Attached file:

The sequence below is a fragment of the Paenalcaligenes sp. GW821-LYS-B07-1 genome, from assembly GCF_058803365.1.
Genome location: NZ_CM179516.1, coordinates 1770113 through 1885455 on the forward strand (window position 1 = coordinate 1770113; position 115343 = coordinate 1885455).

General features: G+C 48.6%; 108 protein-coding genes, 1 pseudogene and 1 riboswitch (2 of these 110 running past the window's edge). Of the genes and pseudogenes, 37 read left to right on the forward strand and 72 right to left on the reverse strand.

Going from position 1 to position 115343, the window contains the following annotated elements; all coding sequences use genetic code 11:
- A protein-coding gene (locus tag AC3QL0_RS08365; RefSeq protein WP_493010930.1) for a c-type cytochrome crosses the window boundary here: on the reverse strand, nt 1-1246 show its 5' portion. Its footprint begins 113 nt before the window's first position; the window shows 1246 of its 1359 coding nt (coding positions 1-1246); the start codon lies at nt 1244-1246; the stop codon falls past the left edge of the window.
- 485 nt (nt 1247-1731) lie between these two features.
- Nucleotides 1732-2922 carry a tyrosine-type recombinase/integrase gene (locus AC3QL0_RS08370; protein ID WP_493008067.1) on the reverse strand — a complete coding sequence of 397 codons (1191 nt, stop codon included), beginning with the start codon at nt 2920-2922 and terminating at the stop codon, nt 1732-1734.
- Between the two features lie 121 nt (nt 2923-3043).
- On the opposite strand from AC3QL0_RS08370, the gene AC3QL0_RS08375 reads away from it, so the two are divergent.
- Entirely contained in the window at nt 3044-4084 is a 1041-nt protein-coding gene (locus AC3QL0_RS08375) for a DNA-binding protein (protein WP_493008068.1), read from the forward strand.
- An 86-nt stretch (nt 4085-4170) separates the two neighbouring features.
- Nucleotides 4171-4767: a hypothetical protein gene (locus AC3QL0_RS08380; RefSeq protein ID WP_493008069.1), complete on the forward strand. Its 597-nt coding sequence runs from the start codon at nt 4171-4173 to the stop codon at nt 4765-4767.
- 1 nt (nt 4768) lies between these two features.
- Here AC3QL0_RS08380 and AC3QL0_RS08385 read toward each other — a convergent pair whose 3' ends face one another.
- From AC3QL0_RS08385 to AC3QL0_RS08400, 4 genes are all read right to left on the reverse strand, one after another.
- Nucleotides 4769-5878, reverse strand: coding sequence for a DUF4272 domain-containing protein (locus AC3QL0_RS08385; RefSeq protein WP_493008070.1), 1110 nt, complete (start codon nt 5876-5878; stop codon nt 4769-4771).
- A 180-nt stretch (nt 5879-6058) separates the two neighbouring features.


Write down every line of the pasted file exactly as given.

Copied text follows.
The sequence below is a fragment of the Paenalcaligenes sp. GW821-LYS-B07-1 genome, from assembly GCF_058803365.1.
Genome location: NZ_CM179516.1, coordinates 1770113 through 1885455 on the forward strand (window position 1 = coordinate 1770113; position 115343 = coordinate 1885455).

General features: G+C 48.6%; 108 protein-coding genes, 1 pseudogene and 1 riboswitch (2 of these 110 running past the window's edge). Of the genes and pseudogenes, 37 read left to right on the forward strand and 72 right to left on the reverse strand.

Going from position 1 to position 115343, the window contains the following annotated elements; all coding sequences use genetic code 11:
- A protein-coding gene (locus tag AC3QL0_RS08365; RefSeq protein WP_493010930.1) for a c-type cytochrome crosses the window boundary here: on the reverse strand, nt 1-1246 show its 5' portion. Its footprint begins 113 nt before the window's first position; the window shows 1246 of its 1359 coding nt (coding positions 1-1246); the start codon lies at nt 1244-1246; the stop codon falls past the left edge of the window.
- 485 nt (nt 1247-1731) lie between these two features.
- Nucleotides 1732-2922 carry a tyrosine-type recombinase/integrase gene (locus AC3QL0_RS08370; protein ID WP_493008067.1) on the reverse strand — a complete coding sequence of 397 codons (1191 nt, stop codon included), beginning with the start codon at nt 2920-2922 and terminating at the stop codon, nt 1732-1734.
- Between the two features lie 121 nt (nt 2923-3043).
- On the opposite strand from AC3QL0_RS08370, the gene AC3QL0_RS08375 reads away from it, so the two are divergent.
- Entirely contained in the window at nt 3044-4084 is a 1041-nt protein-coding gene (locus AC3QL0_RS08375) for a DNA-binding protein (protein WP_493008068.1), read from the forward strand.
- An 86-nt stretch (nt 4085-4170) separates the two neighbouring features.
- Nucleotides 4171-4767: a hypothetical protein gene (locus AC3QL0_RS08380; RefSeq protein ID WP_493008069.1), complete on the forward strand. Its 597-nt coding sequence runs from the start codon at nt 4171-4173 to the stop codon at nt 4765-4767.
- 1 nt (nt 4768) lies between these two features.
- Here AC3QL0_RS08380 and AC3QL0_RS08385 read toward each other — a convergent pair whose 3' ends face one another.
- From AC3QL0_RS08385 to AC3QL0_RS08400, 4 genes are all read right to left on the reverse strand, one after another.
- Nucleotides 4769-5878, reverse strand: coding sequence for a DUF4272 domain-containing protein (locus AC3QL0_RS08385; RefSeq protein WP_493008070.1), 1110 nt, complete (start codon nt 5876-5878; stop codon nt 4769-4771).
- A 180-nt stretch (nt 5879-6058) separates the two neighbouring features.